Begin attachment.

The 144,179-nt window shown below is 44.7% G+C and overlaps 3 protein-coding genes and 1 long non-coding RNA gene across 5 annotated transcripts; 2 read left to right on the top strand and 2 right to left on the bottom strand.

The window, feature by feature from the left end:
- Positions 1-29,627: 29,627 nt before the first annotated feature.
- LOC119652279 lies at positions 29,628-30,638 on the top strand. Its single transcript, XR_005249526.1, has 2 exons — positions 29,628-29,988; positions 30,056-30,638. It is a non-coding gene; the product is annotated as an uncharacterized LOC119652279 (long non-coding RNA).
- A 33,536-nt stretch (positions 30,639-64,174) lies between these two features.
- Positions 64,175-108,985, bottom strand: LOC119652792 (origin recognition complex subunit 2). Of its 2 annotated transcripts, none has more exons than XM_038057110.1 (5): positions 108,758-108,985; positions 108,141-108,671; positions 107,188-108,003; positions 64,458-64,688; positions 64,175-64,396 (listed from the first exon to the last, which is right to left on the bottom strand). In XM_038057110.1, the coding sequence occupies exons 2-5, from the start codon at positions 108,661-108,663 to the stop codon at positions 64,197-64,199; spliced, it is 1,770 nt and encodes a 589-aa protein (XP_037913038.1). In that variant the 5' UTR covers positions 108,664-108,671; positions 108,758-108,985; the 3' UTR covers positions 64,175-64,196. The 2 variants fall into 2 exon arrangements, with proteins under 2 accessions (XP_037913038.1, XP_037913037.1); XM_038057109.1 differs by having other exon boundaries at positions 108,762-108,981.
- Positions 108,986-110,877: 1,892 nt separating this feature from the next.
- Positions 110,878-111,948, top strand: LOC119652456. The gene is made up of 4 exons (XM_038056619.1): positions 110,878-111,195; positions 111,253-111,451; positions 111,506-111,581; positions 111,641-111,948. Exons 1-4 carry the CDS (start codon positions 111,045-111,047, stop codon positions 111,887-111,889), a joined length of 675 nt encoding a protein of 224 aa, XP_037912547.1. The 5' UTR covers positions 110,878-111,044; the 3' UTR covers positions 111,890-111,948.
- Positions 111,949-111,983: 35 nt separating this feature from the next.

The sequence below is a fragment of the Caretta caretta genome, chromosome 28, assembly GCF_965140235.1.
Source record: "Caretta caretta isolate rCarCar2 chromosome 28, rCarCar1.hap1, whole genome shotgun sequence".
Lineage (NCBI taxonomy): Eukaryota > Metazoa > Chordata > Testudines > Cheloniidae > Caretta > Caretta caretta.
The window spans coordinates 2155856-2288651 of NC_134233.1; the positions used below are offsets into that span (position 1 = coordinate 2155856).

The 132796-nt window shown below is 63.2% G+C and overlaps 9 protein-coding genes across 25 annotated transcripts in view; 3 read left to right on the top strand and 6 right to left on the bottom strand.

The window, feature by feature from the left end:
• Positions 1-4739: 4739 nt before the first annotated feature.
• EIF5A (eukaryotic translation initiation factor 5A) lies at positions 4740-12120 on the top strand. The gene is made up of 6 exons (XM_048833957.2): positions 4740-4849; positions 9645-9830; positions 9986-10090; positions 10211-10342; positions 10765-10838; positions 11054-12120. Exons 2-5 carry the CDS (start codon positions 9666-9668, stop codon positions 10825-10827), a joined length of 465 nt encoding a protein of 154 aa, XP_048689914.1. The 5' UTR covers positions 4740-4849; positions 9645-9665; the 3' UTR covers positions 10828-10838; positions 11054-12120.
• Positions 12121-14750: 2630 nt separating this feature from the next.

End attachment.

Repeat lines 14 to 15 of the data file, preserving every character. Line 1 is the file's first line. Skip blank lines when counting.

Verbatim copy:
The 132796-nt window shown below is 63.2% G+C and overlaps 9 protein-coding genes across 25 annotated transcripts in view; 3 read left to right on the top strand and 6 right to left on the bottom strand.

The window, feature by feature from the left end: